Bhai Gurdas Bhalla (d. 1636 CE) is widely considered the most important non-canonical poet in Sikh history, having shaped the theology and ethics of the tradition for centuries. His beautiful poems, which offer an authoritative illustration of Sikh life in the early seventeenth century, defined Sikh identity during a tumultuous period of upheaval. In Drinking from Love's Cup Rahuldeep Gill brings together for the first time a collection of the revered poet's
early work, masterfully translated into English, along with the original Punjabi text.
The magic of Gurdas's poetry, says Gill, lies in its fusion of Islamicate narrative traditions with the heroic literature of India to speak about death, martyrdom, and the spirit's absolution in love. Rhythmic, elegant, and lucid, the poems weave Sikh scripture into the lyrical fabric of Sikh spirituality. Challenging traditional scholarship surrounding the dates of Gurdas's writing, Gill suggests that Gurdas wrote his poetry to console the Sikh community, which was in mourning over the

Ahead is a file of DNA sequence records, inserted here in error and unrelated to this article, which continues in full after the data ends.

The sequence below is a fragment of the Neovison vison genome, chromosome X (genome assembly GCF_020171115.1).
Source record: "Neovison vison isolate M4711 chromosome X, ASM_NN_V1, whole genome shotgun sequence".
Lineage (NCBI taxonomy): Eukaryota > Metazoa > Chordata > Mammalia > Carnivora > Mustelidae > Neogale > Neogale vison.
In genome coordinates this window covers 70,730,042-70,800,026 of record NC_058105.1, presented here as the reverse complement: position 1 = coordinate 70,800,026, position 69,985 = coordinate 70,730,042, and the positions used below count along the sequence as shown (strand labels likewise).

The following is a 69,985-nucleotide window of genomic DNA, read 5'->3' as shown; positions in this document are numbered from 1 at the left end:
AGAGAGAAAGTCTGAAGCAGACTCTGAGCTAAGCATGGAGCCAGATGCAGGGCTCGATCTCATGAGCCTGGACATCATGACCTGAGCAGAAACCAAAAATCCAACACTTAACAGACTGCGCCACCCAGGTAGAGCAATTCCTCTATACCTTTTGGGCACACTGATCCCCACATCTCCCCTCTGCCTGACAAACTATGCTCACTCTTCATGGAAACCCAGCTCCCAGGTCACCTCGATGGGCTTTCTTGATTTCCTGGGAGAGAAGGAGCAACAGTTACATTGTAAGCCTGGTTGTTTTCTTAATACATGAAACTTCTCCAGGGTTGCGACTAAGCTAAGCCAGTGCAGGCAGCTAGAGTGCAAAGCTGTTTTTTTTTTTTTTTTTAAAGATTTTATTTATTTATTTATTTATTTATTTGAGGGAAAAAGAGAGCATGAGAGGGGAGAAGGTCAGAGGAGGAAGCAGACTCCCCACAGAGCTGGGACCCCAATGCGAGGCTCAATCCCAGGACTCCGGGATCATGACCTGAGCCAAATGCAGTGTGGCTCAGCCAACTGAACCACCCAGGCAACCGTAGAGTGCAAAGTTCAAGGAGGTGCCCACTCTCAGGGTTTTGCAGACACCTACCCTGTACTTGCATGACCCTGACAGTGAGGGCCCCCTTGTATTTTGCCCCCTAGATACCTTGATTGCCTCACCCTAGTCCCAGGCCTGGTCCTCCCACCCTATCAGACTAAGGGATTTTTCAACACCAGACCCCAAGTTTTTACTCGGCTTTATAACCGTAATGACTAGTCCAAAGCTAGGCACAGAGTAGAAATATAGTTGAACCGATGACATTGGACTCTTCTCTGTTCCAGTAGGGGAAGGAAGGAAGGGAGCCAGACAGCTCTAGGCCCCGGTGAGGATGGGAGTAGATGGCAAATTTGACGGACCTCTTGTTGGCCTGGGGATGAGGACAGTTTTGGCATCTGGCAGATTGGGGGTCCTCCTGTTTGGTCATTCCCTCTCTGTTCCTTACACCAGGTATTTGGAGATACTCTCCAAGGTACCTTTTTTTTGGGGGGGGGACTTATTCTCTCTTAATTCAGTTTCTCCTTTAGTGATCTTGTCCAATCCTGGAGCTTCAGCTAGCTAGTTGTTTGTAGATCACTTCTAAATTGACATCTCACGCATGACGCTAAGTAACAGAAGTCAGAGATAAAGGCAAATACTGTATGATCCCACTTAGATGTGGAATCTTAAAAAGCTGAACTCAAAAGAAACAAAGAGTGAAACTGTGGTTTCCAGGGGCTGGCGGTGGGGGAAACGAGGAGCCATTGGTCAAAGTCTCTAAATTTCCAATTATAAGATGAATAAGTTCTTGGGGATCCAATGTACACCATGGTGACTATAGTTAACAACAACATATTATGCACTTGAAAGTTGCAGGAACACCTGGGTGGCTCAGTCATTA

execution of the fifth of the Sikh founders, Guru Arjan (d. 1606), by agents of the Mughal Empire. Ranking among the best of the Punjabi language troubadours, Gurdas in his verses immortalized the fifth Guru's role as a martyr. His poems were written to encourage the faithful to stay involved in the
community, resist hegemony, and reinforce Sikh beliefs during sectarian upheaval.
This book brings a contemporary flair to Gurdas's moving stanzas, and also unearths fresh insights about his life and context.
Rahuldeep Singh Gill earned his bachelor's degree, with honors, from the University of Rochester in New York and his doctorate from the University of California, Santa Barbara. The Los Angeles Times, San Francisco Chronicle, Boston Herald, Patheos.com, and the Washington Post's On Faith blog have published his writings. He blogs regularly at The Huffington Post. He has twice been voted Cal Lutheran's Diversity Professor of the Year and lives in Los Angeles with his family.